So there was much that I liked in Rois’s essay. But there was also a lot that I didn’t much care for, and not just the stylistic clunkiness I mentioned above. One thing that grated on my nerves was Rois’s dismissal of individual human rights (indeed of “the individual” itself) and of conscience as ethnocentric, fictional inventions that really only have a home within the narrow bounds of the Western world.

Rois would replace concerns for the individual and personal conscience with those for communities, peoples, future generations, and the security of life on the planet.

The irony is that this laundry list, and Rois’s multicultural pretensions in general, themselves strike me as the sort of thing that — like bell-bottom trousers, bushy sideburns, wood paneling, and shag carpet in an old snapshot — reveal his supposedly ecumenical point of view to be much more culturally- and temporally-typecast than anything that can be pinned merely on “the Western tradition.”

Rois surveys the views of “the Arab world, the peoples of Latin America, or in India… all of the so-called ‘third world’ but also… perhaps those Gypsies not yet poisoned by propaganda and television” and finds that they all seem to share not the concern with individual human rights of the “Western” tradition (indeed, they seem hardly to think of themselves as “individuals” at all), but with the latest fashionable intellectual trends of the po-mo professoriat.

This variety of multiculturalism mostly reminds me of writing I found sophomoric, pretentious, and deadening when I read it back in college. It has a superficial logic to it, but rarely amounts to anything concrete; as such, it is hard either to criticize or to learn from. More often, it just promotes a sort of dangerous skittishness about making moral judgments (after all, who am I to say that such-and-such is wrong, as though my Western worldview had some sort of universal validity).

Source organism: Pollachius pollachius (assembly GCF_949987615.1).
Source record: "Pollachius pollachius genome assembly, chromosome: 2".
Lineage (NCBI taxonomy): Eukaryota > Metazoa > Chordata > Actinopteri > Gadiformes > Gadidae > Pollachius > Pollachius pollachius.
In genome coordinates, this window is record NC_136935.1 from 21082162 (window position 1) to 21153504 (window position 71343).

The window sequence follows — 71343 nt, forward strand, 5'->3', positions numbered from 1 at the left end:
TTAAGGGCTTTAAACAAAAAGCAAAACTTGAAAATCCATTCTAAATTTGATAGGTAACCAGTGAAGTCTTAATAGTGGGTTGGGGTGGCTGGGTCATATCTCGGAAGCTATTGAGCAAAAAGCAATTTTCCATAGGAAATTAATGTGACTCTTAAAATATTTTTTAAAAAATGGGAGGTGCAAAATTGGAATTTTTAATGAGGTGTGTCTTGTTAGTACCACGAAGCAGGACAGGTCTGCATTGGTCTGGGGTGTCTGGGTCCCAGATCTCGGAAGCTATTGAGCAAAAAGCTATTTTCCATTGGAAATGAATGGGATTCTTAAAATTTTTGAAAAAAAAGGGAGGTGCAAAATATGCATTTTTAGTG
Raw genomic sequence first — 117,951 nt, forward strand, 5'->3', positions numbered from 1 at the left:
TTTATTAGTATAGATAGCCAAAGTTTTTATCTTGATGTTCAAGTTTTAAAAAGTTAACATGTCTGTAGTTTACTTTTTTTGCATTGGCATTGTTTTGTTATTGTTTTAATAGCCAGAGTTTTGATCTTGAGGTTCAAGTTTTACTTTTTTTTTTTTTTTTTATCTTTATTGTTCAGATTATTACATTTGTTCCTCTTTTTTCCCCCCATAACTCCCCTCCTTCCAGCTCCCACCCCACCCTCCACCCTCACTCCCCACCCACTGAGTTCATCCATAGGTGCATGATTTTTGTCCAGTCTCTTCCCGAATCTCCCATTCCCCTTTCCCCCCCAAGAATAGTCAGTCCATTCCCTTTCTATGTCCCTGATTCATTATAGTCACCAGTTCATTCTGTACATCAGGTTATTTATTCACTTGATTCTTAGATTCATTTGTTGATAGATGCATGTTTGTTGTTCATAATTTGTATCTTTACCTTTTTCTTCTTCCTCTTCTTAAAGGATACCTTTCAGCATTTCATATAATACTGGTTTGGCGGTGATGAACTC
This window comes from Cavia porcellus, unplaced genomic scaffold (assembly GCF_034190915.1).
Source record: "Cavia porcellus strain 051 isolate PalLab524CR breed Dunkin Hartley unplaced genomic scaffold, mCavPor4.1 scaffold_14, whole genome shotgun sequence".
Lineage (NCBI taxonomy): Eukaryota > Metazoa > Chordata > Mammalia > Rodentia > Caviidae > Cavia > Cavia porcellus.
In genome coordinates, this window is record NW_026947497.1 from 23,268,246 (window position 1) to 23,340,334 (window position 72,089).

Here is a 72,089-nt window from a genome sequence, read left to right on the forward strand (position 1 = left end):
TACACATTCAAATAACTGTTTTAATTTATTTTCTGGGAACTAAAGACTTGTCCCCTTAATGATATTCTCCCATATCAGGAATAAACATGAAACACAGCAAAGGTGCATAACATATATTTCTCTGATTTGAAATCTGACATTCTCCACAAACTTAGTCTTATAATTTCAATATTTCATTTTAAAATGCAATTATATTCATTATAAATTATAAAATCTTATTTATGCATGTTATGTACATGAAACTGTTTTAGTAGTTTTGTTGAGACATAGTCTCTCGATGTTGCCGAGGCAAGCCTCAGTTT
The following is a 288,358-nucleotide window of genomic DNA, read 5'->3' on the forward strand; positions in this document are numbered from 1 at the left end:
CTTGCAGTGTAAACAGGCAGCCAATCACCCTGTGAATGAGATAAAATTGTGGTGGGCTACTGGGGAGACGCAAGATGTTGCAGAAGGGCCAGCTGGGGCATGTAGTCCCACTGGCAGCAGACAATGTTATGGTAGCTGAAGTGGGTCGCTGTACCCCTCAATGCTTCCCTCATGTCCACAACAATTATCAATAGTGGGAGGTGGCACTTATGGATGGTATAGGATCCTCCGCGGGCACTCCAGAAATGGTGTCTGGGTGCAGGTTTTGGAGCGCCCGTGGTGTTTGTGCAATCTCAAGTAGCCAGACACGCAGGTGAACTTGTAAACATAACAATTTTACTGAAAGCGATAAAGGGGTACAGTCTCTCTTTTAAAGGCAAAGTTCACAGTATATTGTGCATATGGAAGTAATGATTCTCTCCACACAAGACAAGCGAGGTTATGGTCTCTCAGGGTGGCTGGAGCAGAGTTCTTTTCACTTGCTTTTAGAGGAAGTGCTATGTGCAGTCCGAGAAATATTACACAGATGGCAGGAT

In particular, the idea that “the individual” is a modern Western invention strikes me as merely curious at best, but not the sort of thing that bears much weight. It is not very useful to the extent that it’s true, and not at all true to the extent that people seem to want to make use of it. As a sophomoric argument it can support a form of depersonalization that makes the abuse of people easier: Why should I care about Guantanamo Joe’s individual rights if I’m not even sure if Guantanamo Joe’s culture brought him up to think of himself as an “individual” in the first place? Perhaps it would be totally alien to Joe’s cultural values to try to defend his human rights. Better to let him take care of it himself in some culturally-appropriate fashion.

Most upsetting to me was Rois’s scare-quoting and otherwise depreciating individual conscience. When he speaks of war tax resisters being motivated by “a moral rigor today outdated and happily locked away in the trunk of mementos” and warns us against hoping to effect “social transformation by claiming or supporting a supposed imperative of exemplary individual conscience” he is taking aim at one of the main themes at The Picket Line (and I can’t help imagining him dressed in red, stroking his goatee with one hand and fingering his pitchfork with the other).

I don’t know that I have a good answer to this, though. Rois believes that individual conscientious direct action is scattershot and self-indulgent, and that it will take concerted political effort on the part of whole communities to make a difference. I can’t see where this concerted effort is supposed to come from if not from individuals driven by strong conscientious imperatives (“a moral rigor,” if you will). But it’s possible that we’re both wrong: that individual conscience is as impotent as it often appears to be when it comes to changing the course of human events, and that this also dooms the prospects for useful collective action.

Rois seems to think that we can make a more-universal appeal to a global audience by not couching our appeal in terms of “values” or “ethics” but in good, hard, objective data about the effects of militarism (and demilitarization) on our social, economic, and cultural lives. Perhaps these things will then speak for themselves, but it seems that they, too, implicitly must be appeals to “values” for them to have any hope of universal traction.

Well, I didn’t mean to go on at such length. Read the essay yourself it you dare. You might find it thought-provoking.